Benghazi committee formally asks Hillary Clinton to testify

Former Secretary of State Hillary Clinton speaks at Georgetown University, Nov. 15, 2013.
Former Secretary of State Hillary Clinton speaks at Georgetown University, Nov. 15, 2013.

The House committee probing the Benghazi terror attack has formally requested Hillary Clinton meet with committee investigators, setting in motion a chain of events that will likely culminate in the likely 2016 Democratic presidential candidate testifying publicly before Congress on Benghazi and her private email account.

The House Select Committee on Benghazi, led by Republican Chairman Trey Gowdy, has been investigating Clinton’s exclusive use of a private email account while she served as secretary of state.

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Gowdy had previous asked Clinton to turn over her private email server to the State Department’s inspector general, but her lawyer refused Friday, saying all relevant emails had already been turned over to the department.

In the latest twist, Gowdy sent a letter sent to Clinton’s lawyer Tuesday, calling that decision “disappointing” and saying it will delay his committee's work.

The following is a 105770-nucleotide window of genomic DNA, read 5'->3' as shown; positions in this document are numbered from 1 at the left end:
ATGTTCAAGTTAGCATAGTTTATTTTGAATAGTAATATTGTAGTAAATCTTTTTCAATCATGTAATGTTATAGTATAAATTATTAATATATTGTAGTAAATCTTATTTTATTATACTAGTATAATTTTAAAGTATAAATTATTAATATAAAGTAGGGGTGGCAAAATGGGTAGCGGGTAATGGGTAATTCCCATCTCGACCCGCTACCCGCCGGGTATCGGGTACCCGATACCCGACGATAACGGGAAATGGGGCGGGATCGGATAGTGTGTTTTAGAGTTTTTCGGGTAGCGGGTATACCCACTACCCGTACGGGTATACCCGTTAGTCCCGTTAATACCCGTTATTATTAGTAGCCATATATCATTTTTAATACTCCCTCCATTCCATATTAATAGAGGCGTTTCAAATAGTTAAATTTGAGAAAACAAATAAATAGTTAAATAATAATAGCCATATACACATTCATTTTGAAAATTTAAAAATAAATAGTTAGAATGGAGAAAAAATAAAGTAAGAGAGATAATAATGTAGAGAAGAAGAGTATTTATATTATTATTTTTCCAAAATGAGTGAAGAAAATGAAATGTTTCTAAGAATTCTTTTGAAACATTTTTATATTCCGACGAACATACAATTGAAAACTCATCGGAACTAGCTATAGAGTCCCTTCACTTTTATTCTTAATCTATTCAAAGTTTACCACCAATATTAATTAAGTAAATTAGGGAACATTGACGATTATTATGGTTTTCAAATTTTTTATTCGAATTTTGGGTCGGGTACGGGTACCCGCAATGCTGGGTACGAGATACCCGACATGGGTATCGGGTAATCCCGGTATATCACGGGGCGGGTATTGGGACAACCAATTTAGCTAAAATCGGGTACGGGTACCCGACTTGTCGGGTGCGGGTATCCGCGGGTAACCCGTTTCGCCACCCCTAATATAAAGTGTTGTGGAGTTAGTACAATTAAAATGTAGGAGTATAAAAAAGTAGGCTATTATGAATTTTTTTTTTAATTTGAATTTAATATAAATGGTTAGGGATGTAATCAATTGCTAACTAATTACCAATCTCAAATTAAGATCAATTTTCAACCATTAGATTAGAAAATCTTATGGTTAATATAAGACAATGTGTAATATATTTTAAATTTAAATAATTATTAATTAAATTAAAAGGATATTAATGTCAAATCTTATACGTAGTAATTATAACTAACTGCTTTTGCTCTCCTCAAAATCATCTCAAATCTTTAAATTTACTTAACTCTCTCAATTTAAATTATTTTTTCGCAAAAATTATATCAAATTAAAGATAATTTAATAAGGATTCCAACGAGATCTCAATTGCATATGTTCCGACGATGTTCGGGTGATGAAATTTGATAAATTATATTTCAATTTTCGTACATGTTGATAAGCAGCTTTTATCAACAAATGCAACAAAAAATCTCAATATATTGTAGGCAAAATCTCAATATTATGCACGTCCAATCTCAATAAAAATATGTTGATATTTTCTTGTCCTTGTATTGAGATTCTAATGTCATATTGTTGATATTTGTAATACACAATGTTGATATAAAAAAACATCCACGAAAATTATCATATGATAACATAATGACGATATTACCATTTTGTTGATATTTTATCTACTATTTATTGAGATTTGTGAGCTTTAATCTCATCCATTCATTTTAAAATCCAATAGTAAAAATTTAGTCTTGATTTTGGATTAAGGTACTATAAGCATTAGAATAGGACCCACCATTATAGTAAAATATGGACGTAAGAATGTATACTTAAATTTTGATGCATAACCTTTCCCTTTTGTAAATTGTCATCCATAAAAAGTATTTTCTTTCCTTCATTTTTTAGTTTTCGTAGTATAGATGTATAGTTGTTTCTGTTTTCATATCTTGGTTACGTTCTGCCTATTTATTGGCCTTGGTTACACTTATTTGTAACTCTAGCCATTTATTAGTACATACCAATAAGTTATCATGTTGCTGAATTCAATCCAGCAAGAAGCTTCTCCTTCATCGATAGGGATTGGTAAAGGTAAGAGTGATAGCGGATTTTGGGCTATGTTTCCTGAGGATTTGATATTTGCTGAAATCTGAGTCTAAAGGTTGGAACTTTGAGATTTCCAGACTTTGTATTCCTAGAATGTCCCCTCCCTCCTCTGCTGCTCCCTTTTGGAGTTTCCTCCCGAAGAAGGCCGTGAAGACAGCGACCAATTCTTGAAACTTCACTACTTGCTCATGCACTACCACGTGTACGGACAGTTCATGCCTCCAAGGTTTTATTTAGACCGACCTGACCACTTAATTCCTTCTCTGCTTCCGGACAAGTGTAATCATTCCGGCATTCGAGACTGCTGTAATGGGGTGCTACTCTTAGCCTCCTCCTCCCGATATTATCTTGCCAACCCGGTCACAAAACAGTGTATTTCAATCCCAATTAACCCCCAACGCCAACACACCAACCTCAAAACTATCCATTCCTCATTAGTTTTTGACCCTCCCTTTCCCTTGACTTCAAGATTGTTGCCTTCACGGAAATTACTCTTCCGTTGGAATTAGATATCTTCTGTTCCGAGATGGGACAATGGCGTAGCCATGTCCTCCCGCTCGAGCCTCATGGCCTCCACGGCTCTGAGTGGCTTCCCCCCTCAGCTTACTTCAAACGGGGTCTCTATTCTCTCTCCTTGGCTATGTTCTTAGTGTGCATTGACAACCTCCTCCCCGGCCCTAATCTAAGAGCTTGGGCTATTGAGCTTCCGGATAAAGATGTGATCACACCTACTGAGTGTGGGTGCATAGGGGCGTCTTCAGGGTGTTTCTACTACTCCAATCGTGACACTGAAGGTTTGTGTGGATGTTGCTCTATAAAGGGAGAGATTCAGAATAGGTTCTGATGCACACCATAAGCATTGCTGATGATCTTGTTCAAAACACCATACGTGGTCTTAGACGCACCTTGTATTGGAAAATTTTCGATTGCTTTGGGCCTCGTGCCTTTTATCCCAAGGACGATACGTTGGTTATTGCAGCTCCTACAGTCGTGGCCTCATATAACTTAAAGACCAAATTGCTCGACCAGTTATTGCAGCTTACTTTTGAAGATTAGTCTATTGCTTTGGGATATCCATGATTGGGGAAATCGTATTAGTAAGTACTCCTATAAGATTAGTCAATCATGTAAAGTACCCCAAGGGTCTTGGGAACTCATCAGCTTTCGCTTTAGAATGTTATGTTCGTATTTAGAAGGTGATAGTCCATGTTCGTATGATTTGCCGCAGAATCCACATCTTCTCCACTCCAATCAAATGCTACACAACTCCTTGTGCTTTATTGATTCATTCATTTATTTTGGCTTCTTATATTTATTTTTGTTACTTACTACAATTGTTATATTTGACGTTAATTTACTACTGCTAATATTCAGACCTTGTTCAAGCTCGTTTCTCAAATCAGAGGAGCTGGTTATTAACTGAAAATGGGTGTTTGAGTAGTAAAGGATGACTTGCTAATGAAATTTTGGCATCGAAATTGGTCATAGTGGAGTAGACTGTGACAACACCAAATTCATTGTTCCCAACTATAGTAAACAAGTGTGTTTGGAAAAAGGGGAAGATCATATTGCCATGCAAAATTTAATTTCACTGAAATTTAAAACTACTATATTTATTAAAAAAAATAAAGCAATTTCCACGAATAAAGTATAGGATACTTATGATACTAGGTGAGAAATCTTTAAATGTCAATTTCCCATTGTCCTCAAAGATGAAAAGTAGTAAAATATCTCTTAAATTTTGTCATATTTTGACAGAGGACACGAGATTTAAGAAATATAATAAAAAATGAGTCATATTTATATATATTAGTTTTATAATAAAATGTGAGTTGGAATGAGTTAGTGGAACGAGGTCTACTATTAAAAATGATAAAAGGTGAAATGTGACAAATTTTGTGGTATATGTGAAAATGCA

“This Committee is left with no alternative but to request Secretary Clinton appear before this Committee for a transcribed interview to better understand decisions the Secretary made relevant to the creation, maintenance, retention, and ultimately deletion of public records,” Gowdy said.

He added that wanted to schedule a private, transcribed interview with Clinton “no later than” May 1.

Clinton has said she is willing to testify before the committee, and said she wants to do it as soon as possible. In his letter, Gowdy said he cannot schedule a public hearing until he’s convinced that Clinton turned over all emails related to the Benghazi terror attacks.

“We share the secretary's desire these two conversations take place as quickly and efficiently as possible, and are willing to expedite both” meetings, Gowdy said.

The email account has become a central issue in the nascent 2016 presidential race, where Clinton is expected to be the frontrunner for the Democratic nomination. New polling from Quinnipiac University suggests the email controversy has damaged Clinton in key general election swing states, though other survey research is inconclusive.